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DML Dicker Max/17

DML 1/35 10.5 cm 'Dicker Max' SP Gun Kit First Look

By Cookie Sewell

Images by Michael Benolkin

Date of Review April 2007 Manufacturer DML
Subject 10.5 cm 'Dicker Max' SP Gun Scale 1/35
Kit Number 6357 Primary Media 1,015 parts (654 in grey stryene, 288 "Magic Track" links, 67 etched brass, 4 clear styrene, 1 turned aluminum gun barrel, 1 length of twisted steel wire)
Pros First kit of this vehicle on the market; fighting compartment interior complete Cons "One-off" vehicle with few options
Skill Level Intermediate MSRP (USD) $44.98

First Look

Dicker Max
Dicker Max
Dicker Max
Dicker Max
Dicker Max
Dicker Max
Dicker Max
Dicker Max
Dicker Max
Dicker Max
Dicker Max
Dicker Max
Dicker Max

I have to admit that I come from a long line of merchants who were successful at selling goods to the public (my grandfather sold Al Capone his trademark white hat back in the 1920s as a case in point) and the rule of thumb for success was either find a niche nobody else can fill or be better at competing with them in general goods. I am thus always a bit disappointed when one model company announces that it is going to sink its resources into a very low production rate or prototype vehicle and the next thing we see on the market are competing products.

DML is now first to the market with its kit of the 10.5 cm K18 auf Panzer Selbsfahrlafette IVa, better known as "Dicker Max" (Fat Max). Originally conceived as a bunker buster able to close to point-blank range and dispatch it with a 10.5 cm round, two were built for testing in 1941 and used in Russia. The chassis chosen was that of a Pzkw. IV Ausf. D, but the "a" indicated a change from rear- engine to mid-engine location. Testing went well and the guns found themselves very effect against tanks as well as bunkers with the high-power 105mm gun, but one was knocked out and the other withdrawn. The 10.5 cm K18 gun did not go into production as by that time the Germans were pursuing other weapons, and the 10.5 cm leFH 18 was considered better at basic artillery missions and newer weapons in the 8.8 cm range more useful and lighter in tanks. The remaining gun apparently did not survive the war.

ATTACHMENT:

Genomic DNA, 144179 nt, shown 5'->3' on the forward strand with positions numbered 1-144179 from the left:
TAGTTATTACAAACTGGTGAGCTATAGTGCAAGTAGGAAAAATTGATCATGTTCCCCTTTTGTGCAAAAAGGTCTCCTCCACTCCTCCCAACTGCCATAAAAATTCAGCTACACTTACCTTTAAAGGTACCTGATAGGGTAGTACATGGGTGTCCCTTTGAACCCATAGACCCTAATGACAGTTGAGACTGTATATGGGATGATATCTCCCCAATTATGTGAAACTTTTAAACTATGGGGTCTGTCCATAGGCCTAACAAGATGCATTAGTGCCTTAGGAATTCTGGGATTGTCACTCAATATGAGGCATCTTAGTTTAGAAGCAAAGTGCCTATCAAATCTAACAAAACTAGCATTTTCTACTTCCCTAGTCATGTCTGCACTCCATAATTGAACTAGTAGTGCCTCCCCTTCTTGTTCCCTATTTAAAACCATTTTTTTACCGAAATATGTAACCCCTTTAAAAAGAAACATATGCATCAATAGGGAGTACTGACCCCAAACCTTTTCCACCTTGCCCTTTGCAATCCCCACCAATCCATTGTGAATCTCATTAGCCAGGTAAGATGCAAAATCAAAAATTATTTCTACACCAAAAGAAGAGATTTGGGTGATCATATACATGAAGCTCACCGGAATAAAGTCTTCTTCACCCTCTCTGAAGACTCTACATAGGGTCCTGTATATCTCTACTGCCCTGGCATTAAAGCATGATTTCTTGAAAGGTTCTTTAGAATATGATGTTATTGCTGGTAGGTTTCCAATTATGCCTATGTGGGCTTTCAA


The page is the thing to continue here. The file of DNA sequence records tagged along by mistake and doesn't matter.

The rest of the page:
Accompanied by an eight page "brag book" on the features of this model, DML cites the fact that researcher Thomas Anderson actually did find the original plans for the weapons and used those to assist DML in making the kit. The kit itself borrows heavily from the DML Pzkw. IV Ausf.B to E kits released over the last two years, and as such has most of the parts fine-tuned and many of the early problem areas corrected or replaced.

The kit comes with the basic lower hull and tracks of the Ausf.D version of the kit, with carded "Magic Tracks", separate tires, one-piece idlers, and all of the B/C/D/E kits. I am not sure about the arguments over the location of the drive wheels or not, but the chassis appears to be the most recent one.

The actual "Dicker Max" elements amount to some 239 parts and provide for a new bow section, casemate and interior, gun assembly, and all of the specific "Dicker Max" detailing. As it is mid-engined there are tall air intakes on either side of the gun assembly, as well as venting and channels around the fighting compartment.

The gun itself, based on photos, comes with two different "slide molded" muzzle brakes, a standard German style twin-chamber type and a "tulip" shaped one. A solid styrene barrel or optional turned aluminum one come in the kit as well. Note that for some reason the aluminum barrel does not show up on the directions.

The kit does abound with nice touches. The head lights (J-2 and J-3) are clear parts with an etched brass mask over the front to replicate the vehicle's headlights. The amount of detail is amazing, and as it does not look to be trumped up or "swaged" as some have been in the past, the moldmakers do seem to have access to the blueprints.

A disclaimer comes that as the vehicles were only used as prototypes with two units – the 521st Panzerjaeger Detachment for a proposed attack on Gibraltar and later with the 3rd Panzer Division in Russia – the markings are based on surviving photographs of the two "Dicker Max" guns. Ergo, there is no good way to tell which gun is which from the markings. The only color offering is grey. At least the small decal sheet is from Cartograf.

Overall this is a lovely kit, but I still wonder at the wisdom of slugging it out with two kits of two vehicles and passing over some more deserving and underrepresented ones.

Thanks to Freddie Leung of Dragon Models USA for the review sample.

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